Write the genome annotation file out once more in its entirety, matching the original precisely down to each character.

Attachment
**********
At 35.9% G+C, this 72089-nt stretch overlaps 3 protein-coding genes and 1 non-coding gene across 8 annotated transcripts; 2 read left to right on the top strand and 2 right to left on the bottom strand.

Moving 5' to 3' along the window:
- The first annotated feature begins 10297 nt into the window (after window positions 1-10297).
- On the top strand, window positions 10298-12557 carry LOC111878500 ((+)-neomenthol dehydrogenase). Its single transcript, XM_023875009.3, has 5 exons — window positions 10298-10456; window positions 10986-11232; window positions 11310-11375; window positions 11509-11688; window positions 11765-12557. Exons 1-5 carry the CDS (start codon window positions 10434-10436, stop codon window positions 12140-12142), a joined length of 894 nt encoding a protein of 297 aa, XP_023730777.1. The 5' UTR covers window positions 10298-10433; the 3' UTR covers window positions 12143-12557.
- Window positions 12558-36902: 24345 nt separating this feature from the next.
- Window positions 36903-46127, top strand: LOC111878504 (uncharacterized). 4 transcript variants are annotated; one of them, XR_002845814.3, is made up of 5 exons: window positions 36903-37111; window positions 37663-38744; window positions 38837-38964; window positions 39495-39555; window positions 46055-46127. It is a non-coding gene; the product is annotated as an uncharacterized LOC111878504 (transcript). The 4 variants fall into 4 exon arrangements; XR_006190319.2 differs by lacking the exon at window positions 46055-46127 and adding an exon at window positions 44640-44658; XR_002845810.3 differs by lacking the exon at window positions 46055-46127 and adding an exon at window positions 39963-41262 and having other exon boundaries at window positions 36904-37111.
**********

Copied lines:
At 35.9% G+C, this 72089-nt stretch overlaps 3 protein-coding genes and 1 non-coding gene across 8 annotated transcripts; 2 read left to right on the top strand and 2 right to left on the bottom strand.

Moving 5' to 3' along the window:
- The first annotated feature begins 10297 nt into the window (after window positions 1-10297).
- On the top strand, window positions 10298-12557 carry LOC111878500 ((+)-neomenthol dehydrogenase). Its single transcript, XM_023875009.3, has 5 exons — window positions 10298-10456; window positions 10986-11232; window positions 11310-11375; window positions 11509-11688; window positions 11765-12557. Exons 1-5 carry the CDS (start codon window positions 10434-10436, stop codon window positions 12140-12142), a joined length of 894 nt encoding a protein of 297 aa, XP_023730777.1. The 5' UTR covers window positions 10298-10433; the 3' UTR covers window positions 12143-12557.
- Window positions 12558-36902: 24345 nt separating this feature from the next.
- Window positions 36903-46127, top strand: LOC111878504 (uncharacterized). 4 transcript variants are annotated; one of them, XR_002845814.3, is made up of 5 exons: window positions 36903-37111; window positions 37663-38744; window positions 38837-38964; window positions 39495-39555; window positions 46055-46127. It is a non-coding gene; the product is annotated as an uncharacterized LOC111878504 (transcript). The 4 variants fall into 4 exon arrangements; XR_006190319.2 differs by lacking the exon at window positions 46055-46127 and adding an exon at window positions 44640-44658; XR_002845810.3 differs by lacking the exon at window positions 46055-46127 and adding an exon at window positions 39963-41262 and having other exon boundaries at window positions 36904-37111.